In contemporary India, the RSS is perhaps one of the most controversial organisations that has continuously attracted the attention of political analysts, academics and media agencies for its perceived role in being the ideological backbone and mentor of the Bharatiya Janata Party (BJP) that formed the government in the Centre after the 2014 elections with an overwhelming majority and subsequently formed state governments in several states across the country. The BJP is the political affiliate of a larger cultural movement that endorses the idea of Hindu nationalism (Hindutva).

The RSS is the foundational organisation for the formation of the Sangh Parivar (literally meaning the “family of the Sangh”) which refers to the array of organisations that represents the Hindu nationalist orientation in modern India. The RSS was founded in 1925 by Keshav Baliram Hedgewar in Nagpur who was convinced that the only reason Hindus had succumbed to the enslavement, first by the Muslims and then by the British, was because they lacked national consciousness. The founding of the RSS was an attempt to resurrect a national consciousness that would ultimately lead to the creation of a strong Hindu Rashtra.

Since its inception, the RSS has been banned thrice (in 1948 after the assassination of Gandhi by an ex-RSS person, during the National Emergency from 1975–1977 and in 1992 after the demolition of Babri Mosque) and repeatedly attacked by centrist and leftist political forces in India for its alleged role in inciting communal violence, unleashing anti-minority propaganda and for attempting to “saffronise” history and educational curriculum at large. And yet, the popularity of the RSS has been steadily growing. It is indeed phenomenal that an organisation that started with only five persons in 1925 is now one of the world’s largest non-governmental organisations (NGOs).

In their recent book on the RSS, Andersen and Damle mention that as of 2016, an estimated 1.5-2 million people regularly participate in almost 57,000 daily shakhas, 14,000 weekly shakhas and 7,000 monthly shakhas, taking place across 36,293 different locations. The organisation has about 6,000 full-time workers (pracharaks) and around 6 million alumni and affiliate volunteers.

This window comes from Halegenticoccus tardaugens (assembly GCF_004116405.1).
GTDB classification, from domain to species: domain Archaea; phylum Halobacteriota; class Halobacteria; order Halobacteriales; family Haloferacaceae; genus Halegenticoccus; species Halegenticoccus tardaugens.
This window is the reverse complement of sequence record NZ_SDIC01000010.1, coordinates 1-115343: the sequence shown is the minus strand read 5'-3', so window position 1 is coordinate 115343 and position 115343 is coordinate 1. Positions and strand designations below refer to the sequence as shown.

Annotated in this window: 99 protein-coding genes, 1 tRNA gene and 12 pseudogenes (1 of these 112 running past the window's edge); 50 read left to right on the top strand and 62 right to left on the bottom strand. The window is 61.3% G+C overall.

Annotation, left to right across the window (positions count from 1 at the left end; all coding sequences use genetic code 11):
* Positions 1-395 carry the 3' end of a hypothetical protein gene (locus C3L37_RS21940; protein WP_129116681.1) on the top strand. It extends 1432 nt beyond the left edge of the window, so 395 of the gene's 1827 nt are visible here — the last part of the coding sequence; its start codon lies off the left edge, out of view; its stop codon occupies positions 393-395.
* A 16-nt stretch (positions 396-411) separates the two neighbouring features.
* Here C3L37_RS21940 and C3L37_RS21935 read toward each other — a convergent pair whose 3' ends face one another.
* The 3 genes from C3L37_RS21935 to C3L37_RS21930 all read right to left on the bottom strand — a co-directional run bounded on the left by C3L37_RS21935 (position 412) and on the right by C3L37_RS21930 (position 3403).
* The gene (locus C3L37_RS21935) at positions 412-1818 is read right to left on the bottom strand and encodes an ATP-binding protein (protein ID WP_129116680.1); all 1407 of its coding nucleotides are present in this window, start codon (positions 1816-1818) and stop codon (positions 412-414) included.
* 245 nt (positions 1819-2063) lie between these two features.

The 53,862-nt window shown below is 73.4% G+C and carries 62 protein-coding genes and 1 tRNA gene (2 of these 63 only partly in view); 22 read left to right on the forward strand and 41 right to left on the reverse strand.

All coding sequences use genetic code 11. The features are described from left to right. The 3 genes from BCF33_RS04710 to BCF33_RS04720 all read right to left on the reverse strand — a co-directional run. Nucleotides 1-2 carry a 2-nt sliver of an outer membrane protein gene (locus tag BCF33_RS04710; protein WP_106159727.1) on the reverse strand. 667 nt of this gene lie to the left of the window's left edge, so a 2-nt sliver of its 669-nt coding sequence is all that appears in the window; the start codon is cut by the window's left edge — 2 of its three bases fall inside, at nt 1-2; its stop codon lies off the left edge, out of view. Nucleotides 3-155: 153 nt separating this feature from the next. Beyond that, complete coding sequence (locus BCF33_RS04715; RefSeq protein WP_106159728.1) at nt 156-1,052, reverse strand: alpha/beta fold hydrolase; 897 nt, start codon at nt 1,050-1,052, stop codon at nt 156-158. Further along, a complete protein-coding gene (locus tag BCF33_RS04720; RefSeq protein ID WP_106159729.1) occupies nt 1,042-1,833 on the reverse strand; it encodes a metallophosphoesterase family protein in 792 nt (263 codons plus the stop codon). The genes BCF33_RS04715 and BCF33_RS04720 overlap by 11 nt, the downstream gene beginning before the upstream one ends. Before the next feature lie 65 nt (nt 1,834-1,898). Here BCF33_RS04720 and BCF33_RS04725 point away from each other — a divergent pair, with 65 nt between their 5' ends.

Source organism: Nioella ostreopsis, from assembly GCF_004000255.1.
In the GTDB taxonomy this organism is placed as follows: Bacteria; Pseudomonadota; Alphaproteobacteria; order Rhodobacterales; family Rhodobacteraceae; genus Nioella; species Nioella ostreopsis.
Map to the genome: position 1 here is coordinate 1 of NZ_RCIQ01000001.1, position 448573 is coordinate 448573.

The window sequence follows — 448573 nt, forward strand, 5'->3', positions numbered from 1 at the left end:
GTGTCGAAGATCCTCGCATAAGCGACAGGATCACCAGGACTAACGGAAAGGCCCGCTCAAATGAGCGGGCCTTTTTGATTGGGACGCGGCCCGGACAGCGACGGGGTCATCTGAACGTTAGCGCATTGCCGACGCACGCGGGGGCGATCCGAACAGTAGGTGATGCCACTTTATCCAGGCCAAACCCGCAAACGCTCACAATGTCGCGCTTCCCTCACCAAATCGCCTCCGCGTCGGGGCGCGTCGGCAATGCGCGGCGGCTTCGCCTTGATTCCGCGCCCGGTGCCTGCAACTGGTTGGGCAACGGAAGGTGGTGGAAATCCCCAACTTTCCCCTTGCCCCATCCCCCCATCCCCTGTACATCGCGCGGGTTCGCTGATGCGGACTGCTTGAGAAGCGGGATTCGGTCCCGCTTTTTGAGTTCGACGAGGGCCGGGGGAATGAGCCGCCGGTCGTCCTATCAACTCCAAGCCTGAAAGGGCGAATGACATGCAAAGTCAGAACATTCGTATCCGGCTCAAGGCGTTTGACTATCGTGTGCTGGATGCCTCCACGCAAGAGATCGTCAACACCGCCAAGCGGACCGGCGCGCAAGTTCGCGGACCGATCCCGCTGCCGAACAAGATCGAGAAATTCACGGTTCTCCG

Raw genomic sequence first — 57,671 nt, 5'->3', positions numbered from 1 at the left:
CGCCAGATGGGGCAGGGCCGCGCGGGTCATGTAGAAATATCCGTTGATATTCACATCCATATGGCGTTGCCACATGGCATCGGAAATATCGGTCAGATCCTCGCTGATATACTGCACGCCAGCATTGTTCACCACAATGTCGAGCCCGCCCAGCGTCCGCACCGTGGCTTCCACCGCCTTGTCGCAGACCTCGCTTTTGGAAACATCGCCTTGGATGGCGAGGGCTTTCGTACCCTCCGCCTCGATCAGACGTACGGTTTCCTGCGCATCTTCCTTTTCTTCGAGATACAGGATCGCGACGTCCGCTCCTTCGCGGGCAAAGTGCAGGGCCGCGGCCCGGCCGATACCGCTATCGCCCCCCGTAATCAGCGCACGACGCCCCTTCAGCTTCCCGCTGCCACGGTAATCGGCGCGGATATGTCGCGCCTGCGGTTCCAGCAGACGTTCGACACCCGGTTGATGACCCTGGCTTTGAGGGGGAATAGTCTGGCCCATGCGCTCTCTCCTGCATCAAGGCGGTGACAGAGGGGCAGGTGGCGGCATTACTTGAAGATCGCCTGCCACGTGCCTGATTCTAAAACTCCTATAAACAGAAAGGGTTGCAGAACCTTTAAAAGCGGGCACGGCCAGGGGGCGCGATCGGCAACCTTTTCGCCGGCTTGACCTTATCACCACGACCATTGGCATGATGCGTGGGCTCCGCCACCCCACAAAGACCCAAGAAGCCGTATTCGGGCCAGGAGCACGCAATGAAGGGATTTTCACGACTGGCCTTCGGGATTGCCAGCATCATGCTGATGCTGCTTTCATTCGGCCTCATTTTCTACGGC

What does it mean for a cultural group like the RSS to provide seva in a crisis situation?

How does the provision of seva help in consolidating solidarities across religious groups and ethnicities? What is the relationship of the “secular” state vis-à-vis cultural organisations like the RSS? How do the beneficiaries of seva “repay” this debt?

This book focuses on the political implications of the humanitarian work of the RSS in disaster situations. Humanitarianism in the most parts of the world is imbued in politics and therefore this is not a dimension that is novel to the RSS. However, what is interesting to observe is that, in recent times, the realm of humanitarianism has seen a resurgence of religious/cultural groups that are usually considered illiberal and conservative by several analysts.

In this particular context, ancient Hindu traditions such as seva (service) have acquired a new potency and are filled with new meanings as their practitioners compete with more secular aid providers. Even though religious/cultural groups were active in providing welfare much before the advent of the modern state in India as elsewhere, what are the reasons for a renewed popularity and resurgence of these organizations in humanitarianism which has undoubtedly become more complex now? How does the resurgence of religious nationalism with little regard for conventional understandings of tolerance shape social participation in the world’s largest democracy? The book attempts to answer these questions in the backdrop of the meteoric rise of the ideology of Hindutva in the contemporary India.